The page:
eating2.gif

EAT.

art, VR, computer science

collaboration with the Hollow Earth Collective: Caroline Hermans, Hisham Bedri, Wiley Coming, and Jabari King

Links: Github, Devpost

EAT is a grape-eating experience that exists between virtual reality and the real world. It takes advantage of the nuances of human perception to induce unique and surprising sensory phenomena. It was built at MIT Hacking Arts 2017. EAT was a Top 10 Finalist in the hackathon, and won the "Hacker's Choice" Award. It was built in Unity, for the HTC Vive system.

 In each phase, participants are in Virtual Reality. They are handed a Vive controller with a fork attached, and there is a grape on the fork. They see the controller, the fork, and the grape in Virtual Reality.  The participant's task is to eat the grape. However, the fork they see on the Vive may not be exactly where the fork is in real life. This leads to some hilarious results.

In each phase, participants are in Virtual Reality. They are handed a Vive controller with a fork attached, and there is a grape on the fork. They see the controller, the fork, and the grape in Virtual Reality.

The participant's task is to eat the grape. However, the fork they see on the Vive may not be exactly where the fork is in real life. This leads to some hilarious results.

eating2.gif
  Phase 1: Normal  Participants see the fork in VR at the same position as it is in real life.   Phase 2: Translation  Participants see the fork in VR about an inch to the left of where it is in real life. This causes them to miss their faces.   Phase 3: Depth  Participants see the fork in VR as being closer to them than it actually is. This causes them to be confused when the grape never enters their mouth   Phase 4: Flavor  Participants eat the grape, but the grape isn't actually a grape, it's a sour candy.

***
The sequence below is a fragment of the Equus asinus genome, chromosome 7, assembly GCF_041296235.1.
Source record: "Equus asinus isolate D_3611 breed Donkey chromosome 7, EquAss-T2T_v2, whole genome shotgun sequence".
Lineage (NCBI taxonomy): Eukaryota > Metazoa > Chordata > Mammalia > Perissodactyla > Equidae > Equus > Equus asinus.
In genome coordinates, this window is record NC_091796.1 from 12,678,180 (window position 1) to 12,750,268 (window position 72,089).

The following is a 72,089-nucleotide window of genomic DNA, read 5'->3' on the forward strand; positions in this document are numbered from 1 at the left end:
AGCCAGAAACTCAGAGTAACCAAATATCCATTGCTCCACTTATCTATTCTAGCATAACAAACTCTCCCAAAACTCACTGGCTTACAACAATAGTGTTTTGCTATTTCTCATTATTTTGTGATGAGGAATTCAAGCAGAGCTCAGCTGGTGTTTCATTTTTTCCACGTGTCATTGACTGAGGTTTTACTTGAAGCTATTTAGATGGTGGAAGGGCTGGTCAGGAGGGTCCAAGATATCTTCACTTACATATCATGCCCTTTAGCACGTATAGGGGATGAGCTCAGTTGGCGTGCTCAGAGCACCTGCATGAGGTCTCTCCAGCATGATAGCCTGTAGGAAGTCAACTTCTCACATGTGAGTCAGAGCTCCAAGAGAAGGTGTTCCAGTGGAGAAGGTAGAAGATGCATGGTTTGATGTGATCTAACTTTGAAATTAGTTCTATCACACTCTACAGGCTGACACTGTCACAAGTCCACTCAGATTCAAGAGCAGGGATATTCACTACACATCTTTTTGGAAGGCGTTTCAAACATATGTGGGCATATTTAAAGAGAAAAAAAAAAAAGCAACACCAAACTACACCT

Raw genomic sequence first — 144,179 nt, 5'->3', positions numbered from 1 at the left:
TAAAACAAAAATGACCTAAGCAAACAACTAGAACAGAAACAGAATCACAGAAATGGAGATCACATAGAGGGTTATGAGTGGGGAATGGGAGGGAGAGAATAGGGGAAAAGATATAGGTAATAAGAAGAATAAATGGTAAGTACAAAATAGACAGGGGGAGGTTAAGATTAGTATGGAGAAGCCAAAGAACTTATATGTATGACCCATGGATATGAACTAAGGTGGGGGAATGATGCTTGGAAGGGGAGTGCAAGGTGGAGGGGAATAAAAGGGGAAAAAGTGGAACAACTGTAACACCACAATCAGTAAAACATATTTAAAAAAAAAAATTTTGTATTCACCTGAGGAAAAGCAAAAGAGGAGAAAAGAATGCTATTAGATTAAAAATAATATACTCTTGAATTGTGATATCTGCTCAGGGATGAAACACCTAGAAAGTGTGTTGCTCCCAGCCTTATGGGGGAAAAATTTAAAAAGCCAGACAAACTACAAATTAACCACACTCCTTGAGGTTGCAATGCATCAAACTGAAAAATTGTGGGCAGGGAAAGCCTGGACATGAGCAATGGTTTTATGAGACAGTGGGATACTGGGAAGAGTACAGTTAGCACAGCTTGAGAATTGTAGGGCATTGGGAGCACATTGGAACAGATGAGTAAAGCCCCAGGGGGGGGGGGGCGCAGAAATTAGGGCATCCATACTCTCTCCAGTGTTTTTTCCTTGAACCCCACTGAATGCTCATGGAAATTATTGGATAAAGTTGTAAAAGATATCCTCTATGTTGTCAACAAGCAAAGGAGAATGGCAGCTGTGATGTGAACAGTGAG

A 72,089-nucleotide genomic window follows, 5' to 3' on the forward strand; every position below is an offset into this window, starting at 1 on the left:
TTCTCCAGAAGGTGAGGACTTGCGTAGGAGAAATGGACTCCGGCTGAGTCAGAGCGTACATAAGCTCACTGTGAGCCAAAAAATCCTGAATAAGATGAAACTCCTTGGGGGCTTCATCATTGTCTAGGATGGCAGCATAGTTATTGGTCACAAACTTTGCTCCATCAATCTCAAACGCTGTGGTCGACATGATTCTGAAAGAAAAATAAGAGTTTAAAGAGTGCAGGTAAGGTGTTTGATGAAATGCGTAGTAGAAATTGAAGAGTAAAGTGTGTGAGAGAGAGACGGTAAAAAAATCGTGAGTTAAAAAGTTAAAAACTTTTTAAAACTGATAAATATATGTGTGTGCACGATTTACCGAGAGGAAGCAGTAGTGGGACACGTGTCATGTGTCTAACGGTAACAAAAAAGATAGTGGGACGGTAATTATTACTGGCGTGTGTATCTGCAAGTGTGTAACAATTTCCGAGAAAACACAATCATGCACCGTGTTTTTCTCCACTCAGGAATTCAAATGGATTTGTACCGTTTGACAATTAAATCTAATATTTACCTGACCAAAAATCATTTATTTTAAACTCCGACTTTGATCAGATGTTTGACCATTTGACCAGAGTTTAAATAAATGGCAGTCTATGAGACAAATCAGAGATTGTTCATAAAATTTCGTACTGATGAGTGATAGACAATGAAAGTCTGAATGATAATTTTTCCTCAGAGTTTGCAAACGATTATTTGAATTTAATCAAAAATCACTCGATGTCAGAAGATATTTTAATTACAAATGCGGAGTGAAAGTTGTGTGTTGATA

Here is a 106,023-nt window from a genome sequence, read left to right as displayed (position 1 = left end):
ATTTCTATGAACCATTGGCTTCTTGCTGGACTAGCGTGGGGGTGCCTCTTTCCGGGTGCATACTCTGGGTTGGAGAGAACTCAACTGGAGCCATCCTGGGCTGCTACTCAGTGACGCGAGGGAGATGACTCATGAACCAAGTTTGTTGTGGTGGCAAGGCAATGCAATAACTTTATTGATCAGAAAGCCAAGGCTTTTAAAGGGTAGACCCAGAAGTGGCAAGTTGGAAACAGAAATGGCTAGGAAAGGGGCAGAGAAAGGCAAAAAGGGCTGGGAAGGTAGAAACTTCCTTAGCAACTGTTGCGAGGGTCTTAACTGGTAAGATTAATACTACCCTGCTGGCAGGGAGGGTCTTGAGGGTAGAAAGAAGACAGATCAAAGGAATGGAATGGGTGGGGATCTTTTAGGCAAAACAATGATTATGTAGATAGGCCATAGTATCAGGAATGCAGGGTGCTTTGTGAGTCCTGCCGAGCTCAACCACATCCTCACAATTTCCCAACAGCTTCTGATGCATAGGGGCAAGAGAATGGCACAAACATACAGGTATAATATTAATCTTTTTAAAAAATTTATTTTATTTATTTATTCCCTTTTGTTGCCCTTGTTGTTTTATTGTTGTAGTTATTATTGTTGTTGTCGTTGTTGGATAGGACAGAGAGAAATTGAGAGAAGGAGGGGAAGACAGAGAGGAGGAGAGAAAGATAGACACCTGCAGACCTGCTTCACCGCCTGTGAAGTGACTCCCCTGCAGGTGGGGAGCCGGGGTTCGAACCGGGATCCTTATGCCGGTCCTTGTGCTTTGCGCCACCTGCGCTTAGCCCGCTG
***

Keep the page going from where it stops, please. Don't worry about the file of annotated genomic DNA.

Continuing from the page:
Phase 1: Normal Participants see the fork in VR at the same position as it is in real life.

Phase 2: Translation Participants see the fork in VR about an inch to the left of where it is in real life. This causes them to miss their faces.

Phase 3: Depth Participants see the fork in VR as being closer to them than it actually is. This causes them to be confused when the grape never enters their mouth

Phase 4: Flavor Participants eat the grape, but the grape isn't actually a grape, it's a sour candy.

fork.jpg